New York GAA's Larry McCarthy visits England and outlines his vision for the growth of the association as he bids to succeed GAA president John Horan
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New York GAA's Larry McCarthy visits England and outlines his vision for the growth of the association as he bids to succeed GAA president John Horan

CORK native Larry McCarthy is the fourth candidate to throw his hat into the ring to succeed John Horan as chairman of the GAA. 

Fellow Corkman Jerry O’Sullivan, Roscommon’s Mick Rock and Armagh’s Jarlath Burns are also in the running at next February’s congress.

He has spent thirty-five years on the other side of the Atlantic serving in New York as their chairman and is currently a GAA trustee and member of the association’s management committee.

His candidacy is focused on the continuation and development of the wider GAA programmes which are particularly important to the exile regions of the GAA such as Britain and the USA.

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Fergal Boland of Mayo in action against Matthew Queenan of New York during the Connacht GAA Football Senior Championship Quarter-Final match between New York and Mayo at Gaelic Park in New York, USA. (Photo By Piaras Ó Mídheach/Sportsfile via Getty Images)

World Games success

“For me it’s about keeping a balance - whether that’s between club and county, or college and club, maintaining the things that we do well is what’s important," he told The Irish Post.

"You see the success of competitions like the Celtic Challenge or the World Games, that’s what the GAA is about.”

The Bishopstown native has been inspired by his time in New York, where he works as a professor at Seton Hall University.

“What I’ve taken away from my time in New York is the ‘home from home’ atmosphere we have. The GAA is part of the culture for the Irish in New York, it connects us and creates support for people.

Growth in Virginia and Vancouver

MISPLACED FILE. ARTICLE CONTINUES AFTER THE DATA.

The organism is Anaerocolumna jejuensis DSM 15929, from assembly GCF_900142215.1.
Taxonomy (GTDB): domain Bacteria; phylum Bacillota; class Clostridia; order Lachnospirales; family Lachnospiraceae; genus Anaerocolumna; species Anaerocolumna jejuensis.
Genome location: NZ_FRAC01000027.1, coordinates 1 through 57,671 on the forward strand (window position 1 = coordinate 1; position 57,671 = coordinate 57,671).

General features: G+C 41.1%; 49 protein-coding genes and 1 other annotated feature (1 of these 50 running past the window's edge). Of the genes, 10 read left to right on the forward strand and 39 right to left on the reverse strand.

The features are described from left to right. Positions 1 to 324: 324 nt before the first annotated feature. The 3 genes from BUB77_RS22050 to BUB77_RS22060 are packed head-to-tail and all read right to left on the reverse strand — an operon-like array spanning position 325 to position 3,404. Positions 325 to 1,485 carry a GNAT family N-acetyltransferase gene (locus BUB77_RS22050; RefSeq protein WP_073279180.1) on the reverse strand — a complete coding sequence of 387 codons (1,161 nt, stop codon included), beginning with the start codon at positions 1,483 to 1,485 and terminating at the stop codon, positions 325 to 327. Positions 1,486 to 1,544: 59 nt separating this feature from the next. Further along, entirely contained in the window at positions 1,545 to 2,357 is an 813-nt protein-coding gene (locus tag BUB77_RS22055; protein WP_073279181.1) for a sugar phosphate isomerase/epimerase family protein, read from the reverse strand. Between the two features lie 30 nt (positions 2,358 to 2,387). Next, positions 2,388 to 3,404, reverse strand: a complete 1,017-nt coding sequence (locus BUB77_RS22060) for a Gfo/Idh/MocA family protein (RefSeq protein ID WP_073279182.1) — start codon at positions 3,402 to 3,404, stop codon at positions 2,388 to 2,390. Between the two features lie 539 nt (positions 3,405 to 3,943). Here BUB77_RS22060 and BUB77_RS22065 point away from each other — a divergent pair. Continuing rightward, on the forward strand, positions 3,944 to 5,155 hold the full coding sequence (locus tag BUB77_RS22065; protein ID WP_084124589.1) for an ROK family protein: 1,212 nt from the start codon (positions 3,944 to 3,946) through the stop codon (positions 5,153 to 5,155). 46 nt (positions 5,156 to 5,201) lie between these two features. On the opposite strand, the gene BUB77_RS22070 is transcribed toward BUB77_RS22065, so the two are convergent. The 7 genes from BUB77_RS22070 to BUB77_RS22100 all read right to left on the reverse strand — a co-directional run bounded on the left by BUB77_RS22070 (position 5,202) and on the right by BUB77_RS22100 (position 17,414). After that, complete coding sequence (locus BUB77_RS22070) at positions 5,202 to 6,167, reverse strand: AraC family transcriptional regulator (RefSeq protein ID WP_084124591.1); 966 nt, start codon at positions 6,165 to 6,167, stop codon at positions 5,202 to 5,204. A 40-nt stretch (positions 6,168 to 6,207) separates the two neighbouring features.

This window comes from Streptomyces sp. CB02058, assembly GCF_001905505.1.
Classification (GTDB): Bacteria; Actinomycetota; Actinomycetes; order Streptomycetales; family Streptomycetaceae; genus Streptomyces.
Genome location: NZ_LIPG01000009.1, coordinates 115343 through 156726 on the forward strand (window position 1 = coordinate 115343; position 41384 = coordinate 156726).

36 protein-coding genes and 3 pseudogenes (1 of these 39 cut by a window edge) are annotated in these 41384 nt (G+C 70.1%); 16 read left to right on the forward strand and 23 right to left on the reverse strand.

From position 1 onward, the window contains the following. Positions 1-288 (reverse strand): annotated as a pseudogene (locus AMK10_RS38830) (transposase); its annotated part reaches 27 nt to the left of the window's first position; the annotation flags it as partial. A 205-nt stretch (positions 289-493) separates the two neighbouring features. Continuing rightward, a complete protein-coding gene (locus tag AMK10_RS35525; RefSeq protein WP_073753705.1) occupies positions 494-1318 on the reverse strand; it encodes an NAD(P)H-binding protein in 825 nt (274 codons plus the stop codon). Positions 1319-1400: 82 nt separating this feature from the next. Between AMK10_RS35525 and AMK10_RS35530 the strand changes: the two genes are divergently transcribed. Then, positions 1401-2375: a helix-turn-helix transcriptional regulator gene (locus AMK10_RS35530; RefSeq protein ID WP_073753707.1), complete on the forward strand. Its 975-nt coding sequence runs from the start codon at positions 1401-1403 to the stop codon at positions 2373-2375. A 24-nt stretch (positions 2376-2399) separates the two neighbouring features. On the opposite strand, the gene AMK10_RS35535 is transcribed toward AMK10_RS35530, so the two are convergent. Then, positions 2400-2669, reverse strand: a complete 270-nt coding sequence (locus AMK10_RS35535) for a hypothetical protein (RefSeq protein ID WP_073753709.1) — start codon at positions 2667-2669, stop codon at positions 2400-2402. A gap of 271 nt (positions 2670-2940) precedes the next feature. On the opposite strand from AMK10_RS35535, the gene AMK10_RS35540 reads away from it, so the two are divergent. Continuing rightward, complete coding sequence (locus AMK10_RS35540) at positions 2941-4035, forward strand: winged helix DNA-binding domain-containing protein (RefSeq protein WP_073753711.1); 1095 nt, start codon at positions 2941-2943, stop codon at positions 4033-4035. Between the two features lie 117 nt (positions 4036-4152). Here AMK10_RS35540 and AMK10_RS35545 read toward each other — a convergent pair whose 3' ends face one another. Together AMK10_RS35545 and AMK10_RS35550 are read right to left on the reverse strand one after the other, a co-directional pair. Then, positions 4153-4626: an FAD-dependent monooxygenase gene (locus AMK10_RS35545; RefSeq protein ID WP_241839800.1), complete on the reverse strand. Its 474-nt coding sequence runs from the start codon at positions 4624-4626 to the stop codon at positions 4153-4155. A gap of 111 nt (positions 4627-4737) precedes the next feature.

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He added: "What we’ve seen in recent years in America is that it’s grown from outside of the traditional cities like Chicago, Boston and San Francisco – take the North American Championships that we had in Virginia, three days of games with teams from all over the continent and a team from Vancouver winning the hurling.

"When you look at competitions like the Continental Youth Championships, one area where the GAA differs outside of Ireland is that events such as that are holidays in their own right where families spend their time away.

"The CYC is a phenomenal four days of games for kids where even little things make all the difference, for example ensuring that the hotels we choose have swimming pools to cater for the younger children while the older children are out playing games – it doesn’t seem much but those things can be critical.”

McCarthy was also supportive of the development of facilities here in Britain, when speaking about the ongoing developments surrounding Pairc na hÉireann he said: “it’s important to support the Warwickshire board, really it should develop into the direction the board want it to take.

"It’s important that the GAA supports the likes of Warwickshire and helps with funding, just take a look at the Clydebank development in Scotland as a good example of that.”